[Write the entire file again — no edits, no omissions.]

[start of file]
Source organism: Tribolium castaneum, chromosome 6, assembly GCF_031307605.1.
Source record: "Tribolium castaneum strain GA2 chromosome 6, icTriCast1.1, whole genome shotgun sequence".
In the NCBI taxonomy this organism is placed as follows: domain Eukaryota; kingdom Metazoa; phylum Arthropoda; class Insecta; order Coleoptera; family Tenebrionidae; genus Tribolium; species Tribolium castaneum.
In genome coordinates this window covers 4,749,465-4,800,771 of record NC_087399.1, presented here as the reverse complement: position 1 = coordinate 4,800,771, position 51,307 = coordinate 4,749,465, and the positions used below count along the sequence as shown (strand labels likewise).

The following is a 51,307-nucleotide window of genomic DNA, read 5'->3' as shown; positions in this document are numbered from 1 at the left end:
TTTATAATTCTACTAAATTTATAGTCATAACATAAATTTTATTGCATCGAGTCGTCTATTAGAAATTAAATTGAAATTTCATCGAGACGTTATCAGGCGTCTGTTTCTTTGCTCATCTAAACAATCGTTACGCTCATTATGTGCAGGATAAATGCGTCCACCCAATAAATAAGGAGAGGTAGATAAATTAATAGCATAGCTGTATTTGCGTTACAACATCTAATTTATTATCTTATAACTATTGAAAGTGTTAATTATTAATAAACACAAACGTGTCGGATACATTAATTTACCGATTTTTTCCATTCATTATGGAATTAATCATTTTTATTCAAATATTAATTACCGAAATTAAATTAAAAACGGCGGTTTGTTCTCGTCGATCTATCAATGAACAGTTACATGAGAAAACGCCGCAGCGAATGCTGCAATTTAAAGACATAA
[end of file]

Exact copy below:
Source organism: Tribolium castaneum, chromosome 6, assembly GCF_031307605.1.
Source record: "Tribolium castaneum strain GA2 chromosome 6, icTriCast1.1, whole genome shotgun sequence".
In the NCBI taxonomy this organism is placed as follows: domain Eukaryota; kingdom Metazoa; phylum Arthropoda; class Insecta; order Coleoptera; family Tenebrionidae; genus Tribolium; species Tribolium castaneum.
In genome coordinates this window covers 4,749,465-4,800,771 of record NC_087399.1, presented here as the reverse complement: position 1 = coordinate 4,800,771, position 51,307 = coordinate 4,749,465, and the positions used below count along the sequence as shown (strand labels likewise).

The following is a 51,307-nucleotide window of genomic DNA, read 5'->3' as shown; positions in this document are numbered from 1 at the left end:
TTTATAATTCTACTAAATTTATAGTCATAACATAAATTTTATTGCATCGAGTCGTCTATTAGAAATTAAATTGAAATTTCATCGAGACGTTATCAGGCGTCTGTTTCTTTGCTCATCTAAACAATCGTTACGCTCATTATGTGCAGGATAAATGCGTCCACCCAATAAATAAGGAGAGGTAGATAAATTAATAGCATAGCTGTATTTGCGTTACAACATCTAATTTATTATCTTATAACTATTGAAAGTGTTAATTATTAATAAACACAAACGTGTCGGATACATTAATTTACCGATTTTTTCCATTCATTATGGAATTAATCATTTTTATTCAAATATTAATTACCGAAATTAAATTAAAAACGGCGGTTTGTTCTCGTCGATCTATCAATGAACAGTTACATGAGAAAACGCCGCAGCGAATGCTGCAATTTAAAGACATAA